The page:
Being a nutrient-rich emulsion from nature, fish fertilizer (often called fish emulsion) is excellent for farmers who want to grow their farm efficiently and organically.
Today’s post will detail why you should use fish fertilizer and how to apply it to your plants.
Plus, we will give you some notices and answer the most frequently asked questions related to the topic, so keep going with us.
Fish fertilizer is made from both whole fish and byproducts of the fishing industry. It is available in 3 types: fish meal, fish emulsion, and fish hydrolysate. Fish emulsion is the most popular form, so people often use this name for this fertilizer.
Using fish fertilizer to feed vegetables isn’t something new. Centuries ago, native American farmers placed small fish in the soil as preparation for growing corn.
The best way to use liquid fish fertilizer in your summer house plants:
First, fish and carcass products are finely ground into a slurry. Then the mixture is processed to separate fish oil and fish meal.
The rest becomes a fish emulsion after straining to remove any solids last. Before packaging, some sulfuric acid will be added to the emulsion to avoid growing microbes.
With an intense N-P-K ratio of about 5:1:1 or 5:2:2 as the primary nutrients and various trace minerals as the secondary supply, fish fertilizer provides vital resources for the plants to thrive and resist diseases.
In detail, nitrogen works on the leaves, phosphorus helps the roots, and potassium regulates nutrition. As for minerals, they play an essential role in drought protection and producing growth hormones.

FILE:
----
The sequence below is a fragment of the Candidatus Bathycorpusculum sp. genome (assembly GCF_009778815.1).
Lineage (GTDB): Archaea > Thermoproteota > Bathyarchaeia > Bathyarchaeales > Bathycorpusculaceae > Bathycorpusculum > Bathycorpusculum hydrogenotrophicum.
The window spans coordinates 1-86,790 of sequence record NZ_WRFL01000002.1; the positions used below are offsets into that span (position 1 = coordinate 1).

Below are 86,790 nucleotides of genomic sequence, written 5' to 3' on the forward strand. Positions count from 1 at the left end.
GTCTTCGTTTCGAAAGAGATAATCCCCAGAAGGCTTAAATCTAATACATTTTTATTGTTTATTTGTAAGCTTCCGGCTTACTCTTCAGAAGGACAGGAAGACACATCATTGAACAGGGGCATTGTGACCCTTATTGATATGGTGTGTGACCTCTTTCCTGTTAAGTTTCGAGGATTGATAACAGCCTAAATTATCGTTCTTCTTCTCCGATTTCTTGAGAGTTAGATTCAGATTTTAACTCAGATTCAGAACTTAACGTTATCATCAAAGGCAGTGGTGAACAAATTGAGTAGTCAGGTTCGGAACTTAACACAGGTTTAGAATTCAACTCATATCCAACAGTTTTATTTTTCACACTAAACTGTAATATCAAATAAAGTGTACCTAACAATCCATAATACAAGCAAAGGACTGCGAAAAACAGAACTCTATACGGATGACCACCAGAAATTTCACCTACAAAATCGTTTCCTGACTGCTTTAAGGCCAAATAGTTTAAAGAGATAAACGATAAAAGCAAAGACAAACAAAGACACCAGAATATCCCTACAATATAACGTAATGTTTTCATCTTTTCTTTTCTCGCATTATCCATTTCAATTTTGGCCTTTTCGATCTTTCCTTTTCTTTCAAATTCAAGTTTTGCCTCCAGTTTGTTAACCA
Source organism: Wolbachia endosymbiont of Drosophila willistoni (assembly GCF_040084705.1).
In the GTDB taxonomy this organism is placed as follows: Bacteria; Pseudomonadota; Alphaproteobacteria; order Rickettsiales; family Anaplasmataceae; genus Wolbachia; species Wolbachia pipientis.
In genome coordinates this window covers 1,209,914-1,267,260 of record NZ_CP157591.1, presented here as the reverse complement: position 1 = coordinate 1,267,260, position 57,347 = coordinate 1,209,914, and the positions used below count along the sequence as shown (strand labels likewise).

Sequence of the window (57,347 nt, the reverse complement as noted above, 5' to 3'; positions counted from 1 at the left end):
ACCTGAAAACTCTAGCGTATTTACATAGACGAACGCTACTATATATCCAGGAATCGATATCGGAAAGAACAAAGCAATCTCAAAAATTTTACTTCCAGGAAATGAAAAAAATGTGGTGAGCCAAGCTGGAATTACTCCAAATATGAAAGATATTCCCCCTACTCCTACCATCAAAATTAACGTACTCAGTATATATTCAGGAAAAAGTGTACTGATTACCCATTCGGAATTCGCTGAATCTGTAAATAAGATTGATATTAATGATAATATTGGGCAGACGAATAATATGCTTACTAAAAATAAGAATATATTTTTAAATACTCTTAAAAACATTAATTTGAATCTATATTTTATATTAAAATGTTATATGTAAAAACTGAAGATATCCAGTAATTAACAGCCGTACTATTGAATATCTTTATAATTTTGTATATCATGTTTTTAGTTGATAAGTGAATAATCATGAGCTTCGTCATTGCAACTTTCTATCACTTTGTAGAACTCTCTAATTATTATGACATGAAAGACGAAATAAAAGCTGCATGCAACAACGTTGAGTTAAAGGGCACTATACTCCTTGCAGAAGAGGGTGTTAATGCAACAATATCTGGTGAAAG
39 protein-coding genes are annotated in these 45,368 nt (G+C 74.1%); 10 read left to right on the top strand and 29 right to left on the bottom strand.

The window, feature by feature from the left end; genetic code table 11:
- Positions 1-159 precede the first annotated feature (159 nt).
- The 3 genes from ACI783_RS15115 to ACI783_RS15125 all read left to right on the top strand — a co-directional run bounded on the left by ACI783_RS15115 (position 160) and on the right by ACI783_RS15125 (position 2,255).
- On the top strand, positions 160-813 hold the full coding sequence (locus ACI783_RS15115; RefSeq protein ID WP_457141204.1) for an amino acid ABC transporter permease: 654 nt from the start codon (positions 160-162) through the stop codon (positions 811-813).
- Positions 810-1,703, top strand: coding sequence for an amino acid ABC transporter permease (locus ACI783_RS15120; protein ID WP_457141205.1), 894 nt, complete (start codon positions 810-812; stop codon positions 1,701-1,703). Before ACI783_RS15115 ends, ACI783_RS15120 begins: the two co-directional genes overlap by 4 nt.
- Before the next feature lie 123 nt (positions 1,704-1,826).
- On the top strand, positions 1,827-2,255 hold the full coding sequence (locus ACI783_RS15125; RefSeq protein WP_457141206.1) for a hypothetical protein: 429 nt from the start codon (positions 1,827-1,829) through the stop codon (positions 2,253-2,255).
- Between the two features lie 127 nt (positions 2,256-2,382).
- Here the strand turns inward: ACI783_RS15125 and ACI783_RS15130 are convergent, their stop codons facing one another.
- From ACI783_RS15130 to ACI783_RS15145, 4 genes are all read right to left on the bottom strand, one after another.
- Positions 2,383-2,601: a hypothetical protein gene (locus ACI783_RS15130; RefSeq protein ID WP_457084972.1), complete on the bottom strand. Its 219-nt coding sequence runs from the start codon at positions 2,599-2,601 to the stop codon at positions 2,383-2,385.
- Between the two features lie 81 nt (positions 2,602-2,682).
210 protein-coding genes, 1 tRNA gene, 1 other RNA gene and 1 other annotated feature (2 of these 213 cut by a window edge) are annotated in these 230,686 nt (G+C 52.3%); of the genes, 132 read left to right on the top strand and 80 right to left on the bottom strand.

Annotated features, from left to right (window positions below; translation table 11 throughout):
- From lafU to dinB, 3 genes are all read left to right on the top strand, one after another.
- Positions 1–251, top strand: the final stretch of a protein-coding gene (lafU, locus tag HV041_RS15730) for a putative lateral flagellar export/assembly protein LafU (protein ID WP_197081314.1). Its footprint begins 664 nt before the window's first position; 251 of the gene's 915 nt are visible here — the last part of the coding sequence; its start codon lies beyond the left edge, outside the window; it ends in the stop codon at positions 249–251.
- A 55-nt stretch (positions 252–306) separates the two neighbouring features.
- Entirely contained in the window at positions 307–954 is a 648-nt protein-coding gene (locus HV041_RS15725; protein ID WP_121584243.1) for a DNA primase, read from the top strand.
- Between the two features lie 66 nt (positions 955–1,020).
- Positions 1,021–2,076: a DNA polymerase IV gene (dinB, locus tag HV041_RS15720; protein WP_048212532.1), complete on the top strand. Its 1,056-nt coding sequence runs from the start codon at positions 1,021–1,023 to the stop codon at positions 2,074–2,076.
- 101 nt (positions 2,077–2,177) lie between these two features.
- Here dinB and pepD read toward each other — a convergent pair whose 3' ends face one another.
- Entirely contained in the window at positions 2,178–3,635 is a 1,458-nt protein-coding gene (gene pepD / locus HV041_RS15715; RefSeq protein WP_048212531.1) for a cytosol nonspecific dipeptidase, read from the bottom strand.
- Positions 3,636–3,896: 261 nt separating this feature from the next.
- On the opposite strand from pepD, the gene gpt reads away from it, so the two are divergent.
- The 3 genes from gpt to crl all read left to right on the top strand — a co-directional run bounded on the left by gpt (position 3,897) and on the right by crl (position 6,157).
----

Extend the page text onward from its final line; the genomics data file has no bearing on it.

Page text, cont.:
Fish fertilizer improves soil by encouraging the activity of micro-organisms. As they process emulsion’s nutritions for plants and then clean the dirt when moving, they help the ground become aerated and get more organic matter.
Besides, the high nitrogen level in fish fertilizer helps increase soil microbes, resulting in healthy and organic soil. So, good soil, good plants!
As an organic product, fish fertilizer benefits the environment in such ways:
- Feed the microbes.
- Enhance soil texture.
- Sustainable by slow release.
- Safer for farmers by containing fewer chemical elements.
- Make use of the leftover parts from the fish industry, which otherwise is wasted.
As fish-based organic fertilizers, all of them are considered all-purpose nutrients for plants during the growing season. But some plants benefit from specific fish fertilizers.
- Fish emulsion: This is excellent for leafy green vegetables, thanks to its high level of nitrogen. It is also the favorite lawn fertilizer in the early spring.
- Fish meal: This fertilizer releases nutritions gradually, so it is the top-notch choice to feed the microbes and re-innovate soil. It’s the best for heavy feeders like corn, tomatoes, and pepper.
- Fish hydrolysate: This one is good to stimulate flowering sites and increases fruit and flower size. Besides, it’s a fantastic food for microbes. It can be used ideally as soil fertilizer, added to compost piles or worm farms.
Notes: Fish fertilizers that are non-deodorized may smell bad like fish or even worse. So, be careful to choose the deodorized one when applying for houseplants.